Unlocked version of iPhone 4S is a no-go for Sprint, VerizonGet ready for another version of the new iPhone that will work on any compatible carrier—”compatible” being the key word.

According to a note posted on its online store, Apple will offer an “unlocked” iPhone 4S—that is, a version of the new iPhone that hasn’t been “locked” to a particular carrier’s wireless network—starting in November. Update (11/11/11): The unlocked iPhone 4S is now available on Apple’s website.

It won’t be cheap, though, nor will it work on Sprint or Verizon Wireless.

Expect to pay a whopping $649 for the 16GB version—an eye-popping $550 premium over an iPhone that’s “locked” for use on AT&T, Sprint, or Verizon. The 32GB unlocked iPhone, meanwhile, will go for $749, while the unlocked 64GB iPhone will sell for $849.

Looking for more of a bargain—relatively speaking, anyway? Consider an unlocked 8GB version of last year’s iPhone 4, which Apple is selling for $549.

Why the sky-high price tags? Well, the unlocked iPhone 4S is a no-contract phone that isn’t “locked” to any one carrier—meaning, unfortunately, that you won’t be eligible for any carrier price breaks.

The $199, $299, and $399 iPhone 4S models on sale through AT&T and Verizon come with mandatory two-year contracts, along with generous carrier subsidies to sweeten the pill.

The beauty of an unlocked phone (get the scoop on what “unlocked” means right here) is that you can simply pick one up, insert a working SIM card (or a smaller “micro-SIM” card, in the case of the iPhone 4 and 4S), and start making calls—perfect for those who want to use an iPhone with a non-iPhone carrier (like T-Mobile), or jetsetters who want to use cheap, local SIM cards while making calls abroad.

New "unlocked" iPhone is a no-go for Sprint, Verizon

Standard SIM card and the iPhone 4's smaller micro-SIM, compared

What’s the catch? Well, Sprint and Verizon both run CDMA networks, which are incompatible with GSM networks and don’t even use SIM cards. Indeed, any phone used on Sprint or Verizon must be specifically programmed to work on their respective networks.

Now, the new iPhone 4S is a “world phone” that’s compatible with both CDMA and GSM networks—so, theoretically, you could call Sprint or Verizon and ask them to activate your unlocked iPhone on one of their respective networks.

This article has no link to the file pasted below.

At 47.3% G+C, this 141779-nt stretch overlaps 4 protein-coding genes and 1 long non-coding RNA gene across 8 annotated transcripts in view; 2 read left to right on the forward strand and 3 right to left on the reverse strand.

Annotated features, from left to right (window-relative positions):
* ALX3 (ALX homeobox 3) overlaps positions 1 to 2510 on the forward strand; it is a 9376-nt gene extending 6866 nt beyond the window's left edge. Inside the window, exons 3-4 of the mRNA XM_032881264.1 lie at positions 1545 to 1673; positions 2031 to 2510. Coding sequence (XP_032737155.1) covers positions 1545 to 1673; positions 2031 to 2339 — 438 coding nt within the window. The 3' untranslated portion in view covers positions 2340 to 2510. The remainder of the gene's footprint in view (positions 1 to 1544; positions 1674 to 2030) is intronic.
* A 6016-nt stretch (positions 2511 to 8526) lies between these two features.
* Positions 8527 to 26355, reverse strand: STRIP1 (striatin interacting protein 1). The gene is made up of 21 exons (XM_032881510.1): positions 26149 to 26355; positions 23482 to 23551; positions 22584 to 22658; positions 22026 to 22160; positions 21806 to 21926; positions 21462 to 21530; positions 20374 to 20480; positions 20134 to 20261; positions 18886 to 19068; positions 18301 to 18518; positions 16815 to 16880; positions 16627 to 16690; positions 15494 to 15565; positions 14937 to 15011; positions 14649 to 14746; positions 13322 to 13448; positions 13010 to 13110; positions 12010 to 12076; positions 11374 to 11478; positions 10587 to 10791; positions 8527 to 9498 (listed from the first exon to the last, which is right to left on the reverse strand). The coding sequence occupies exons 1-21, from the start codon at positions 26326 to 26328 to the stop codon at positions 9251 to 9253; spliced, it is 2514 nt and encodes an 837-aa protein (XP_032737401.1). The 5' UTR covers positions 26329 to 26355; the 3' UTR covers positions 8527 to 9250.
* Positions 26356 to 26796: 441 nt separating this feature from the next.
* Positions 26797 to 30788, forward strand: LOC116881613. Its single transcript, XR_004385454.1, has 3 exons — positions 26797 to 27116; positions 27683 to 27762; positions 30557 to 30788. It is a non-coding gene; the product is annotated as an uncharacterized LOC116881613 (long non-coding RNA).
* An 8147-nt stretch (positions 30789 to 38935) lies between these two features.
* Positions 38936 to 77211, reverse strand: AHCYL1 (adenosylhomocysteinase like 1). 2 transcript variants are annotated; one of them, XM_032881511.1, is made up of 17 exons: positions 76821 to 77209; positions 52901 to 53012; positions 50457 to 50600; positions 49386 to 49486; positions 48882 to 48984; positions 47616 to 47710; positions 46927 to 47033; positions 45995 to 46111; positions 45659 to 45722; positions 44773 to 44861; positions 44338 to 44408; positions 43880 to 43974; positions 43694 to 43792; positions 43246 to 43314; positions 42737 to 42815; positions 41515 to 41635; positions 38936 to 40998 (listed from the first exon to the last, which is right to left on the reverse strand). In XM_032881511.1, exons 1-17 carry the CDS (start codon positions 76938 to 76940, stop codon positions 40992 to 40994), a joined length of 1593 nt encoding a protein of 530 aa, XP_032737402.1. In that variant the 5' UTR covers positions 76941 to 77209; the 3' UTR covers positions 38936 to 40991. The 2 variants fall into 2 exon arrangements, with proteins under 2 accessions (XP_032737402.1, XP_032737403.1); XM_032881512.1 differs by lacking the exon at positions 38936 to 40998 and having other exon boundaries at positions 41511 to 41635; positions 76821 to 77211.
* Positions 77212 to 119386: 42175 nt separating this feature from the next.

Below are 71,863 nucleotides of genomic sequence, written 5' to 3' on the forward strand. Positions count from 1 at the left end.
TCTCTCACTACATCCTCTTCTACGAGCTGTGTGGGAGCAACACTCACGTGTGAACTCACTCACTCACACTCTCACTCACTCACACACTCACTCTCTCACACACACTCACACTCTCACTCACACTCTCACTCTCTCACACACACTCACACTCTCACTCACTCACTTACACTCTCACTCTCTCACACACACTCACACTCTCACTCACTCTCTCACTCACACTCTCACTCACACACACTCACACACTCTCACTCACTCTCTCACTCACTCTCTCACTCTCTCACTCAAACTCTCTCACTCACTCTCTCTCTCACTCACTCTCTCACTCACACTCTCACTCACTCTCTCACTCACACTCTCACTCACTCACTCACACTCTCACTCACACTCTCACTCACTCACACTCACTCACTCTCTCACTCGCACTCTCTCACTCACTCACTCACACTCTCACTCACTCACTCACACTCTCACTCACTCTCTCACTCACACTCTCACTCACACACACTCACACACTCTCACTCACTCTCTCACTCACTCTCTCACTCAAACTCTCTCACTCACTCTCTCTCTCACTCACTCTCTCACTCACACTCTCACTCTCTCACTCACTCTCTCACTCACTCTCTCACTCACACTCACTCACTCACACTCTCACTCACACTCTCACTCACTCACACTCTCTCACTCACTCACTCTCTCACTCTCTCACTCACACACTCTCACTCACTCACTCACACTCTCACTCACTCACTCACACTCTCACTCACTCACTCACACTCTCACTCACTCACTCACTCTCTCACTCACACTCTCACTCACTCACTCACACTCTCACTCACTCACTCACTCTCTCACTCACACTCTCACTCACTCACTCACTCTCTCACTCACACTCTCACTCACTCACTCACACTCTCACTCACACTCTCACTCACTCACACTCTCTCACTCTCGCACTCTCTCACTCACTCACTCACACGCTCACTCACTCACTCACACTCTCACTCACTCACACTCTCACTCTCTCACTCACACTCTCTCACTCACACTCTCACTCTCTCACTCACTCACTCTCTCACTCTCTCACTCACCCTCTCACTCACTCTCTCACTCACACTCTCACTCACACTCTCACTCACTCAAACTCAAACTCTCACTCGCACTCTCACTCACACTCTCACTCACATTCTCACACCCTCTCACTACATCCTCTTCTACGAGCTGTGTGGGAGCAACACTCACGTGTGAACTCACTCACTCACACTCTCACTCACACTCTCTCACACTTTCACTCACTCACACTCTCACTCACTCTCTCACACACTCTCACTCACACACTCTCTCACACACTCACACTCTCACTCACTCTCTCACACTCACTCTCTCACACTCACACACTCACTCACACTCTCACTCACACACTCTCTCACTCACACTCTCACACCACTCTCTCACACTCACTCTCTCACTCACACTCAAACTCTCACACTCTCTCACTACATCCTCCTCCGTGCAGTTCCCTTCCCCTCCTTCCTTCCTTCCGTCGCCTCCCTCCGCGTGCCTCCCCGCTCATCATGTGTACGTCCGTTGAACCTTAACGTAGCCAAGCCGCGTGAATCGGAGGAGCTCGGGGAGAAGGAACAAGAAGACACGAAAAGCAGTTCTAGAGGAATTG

On its website, however, Apple explicitly states that “the unlocked iPhone 4 or iPhone 4S will not work with CDMA-based carriers such as Verizon Wireless or Sprint.”

The restriction probably also applies to Boost Mobile or Virgin Mobile, two pre-paid carriers that also employ CDMA networks.

In any case, you can always snag a pre-paid micro-SIM card from AT&T, T-Mobile, or any number of other pre-paid carriers carriers (they’re available for a buck and up on Amazon), plug it into your new unlocked iPhone, and start chatting away.

A couple of quick caveats about using 3G data on an unlocked iPhone:

  • You’ll need a data plan associated with your micro-SIM card to surf the web, stream music, or otherwise consume cellular data on an unlocked iPhone. If you’re using a post-paid micro-SIM card and you start surfing away without a data plan, you may get hit with exorbitant data fees, so easy does it. Another option: skip the data plan and only use Wi-Fi data. To do this, tap Settings, General, Network, and then flip the Cellular Data switch to Off.
  • While you can access data on T-Mobile’s network through an unlocked iPhone, the iPhone 4 doesn’t support the proper frequencies for T-Mobile’s speedy 3G and 4G networks. That means you’ll have to settle for the slower EDGE network, which is OK for email and light web surfing but a non-starter for streaming music or video.

Got more questions about the unlocked iPhone 4S? Sure you do. Leave ’em below, or shoot me an email.

Note: I’ve updated this story to include information and pricing for the new, unlocked iPhone 4S and the older iPhone 4.